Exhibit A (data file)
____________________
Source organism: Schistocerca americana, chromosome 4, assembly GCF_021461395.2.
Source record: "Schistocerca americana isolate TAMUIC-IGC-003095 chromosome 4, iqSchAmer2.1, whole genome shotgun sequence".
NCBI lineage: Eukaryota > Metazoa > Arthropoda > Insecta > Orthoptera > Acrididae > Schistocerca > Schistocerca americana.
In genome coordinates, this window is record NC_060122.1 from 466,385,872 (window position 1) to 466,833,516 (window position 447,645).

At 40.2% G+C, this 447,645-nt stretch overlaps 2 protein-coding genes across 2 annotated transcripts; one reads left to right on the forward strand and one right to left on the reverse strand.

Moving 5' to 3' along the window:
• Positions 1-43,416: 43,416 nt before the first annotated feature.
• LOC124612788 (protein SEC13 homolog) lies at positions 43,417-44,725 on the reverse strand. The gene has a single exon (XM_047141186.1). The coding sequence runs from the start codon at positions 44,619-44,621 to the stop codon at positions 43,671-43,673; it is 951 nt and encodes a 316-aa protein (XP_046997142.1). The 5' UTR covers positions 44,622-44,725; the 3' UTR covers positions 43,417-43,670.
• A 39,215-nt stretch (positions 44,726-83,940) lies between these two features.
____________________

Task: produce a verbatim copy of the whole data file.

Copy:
Source organism: Schistocerca americana, chromosome 4, assembly GCF_021461395.2.
Source record: "Schistocerca americana isolate TAMUIC-IGC-003095 chromosome 4, iqSchAmer2.1, whole genome shotgun sequence".
NCBI lineage: Eukaryota > Metazoa > Arthropoda > Insecta > Orthoptera > Acrididae > Schistocerca > Schistocerca americana.
In genome coordinates, this window is record NC_060122.1 from 466,385,872 (window position 1) to 466,833,516 (window position 447,645).

At 40.2% G+C, this 447,645-nt stretch overlaps 2 protein-coding genes across 2 annotated transcripts; one reads left to right on the forward strand and one right to left on the reverse strand.

Moving 5' to 3' along the window:
• Positions 1-43,416: 43,416 nt before the first annotated feature.
• LOC124612788 (protein SEC13 homolog) lies at positions 43,417-44,725 on the reverse strand. The gene has a single exon (XM_047141186.1). The coding sequence runs from the start codon at positions 44,619-44,621 to the stop codon at positions 43,671-43,673; it is 951 nt and encodes a 316-aa protein (XP_046997142.1). The 5' UTR covers positions 44,622-44,725; the 3' UTR covers positions 43,417-43,670.
• A 39,215-nt stretch (positions 44,726-83,940) lies between these two features.